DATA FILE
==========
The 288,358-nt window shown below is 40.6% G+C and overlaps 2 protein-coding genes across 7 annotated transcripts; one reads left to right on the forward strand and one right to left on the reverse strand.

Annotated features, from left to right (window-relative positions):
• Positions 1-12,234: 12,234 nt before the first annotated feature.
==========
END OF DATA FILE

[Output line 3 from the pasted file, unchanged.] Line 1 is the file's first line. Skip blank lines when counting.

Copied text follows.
• Positions 1-12,234: 12,234 nt before the first annotated feature.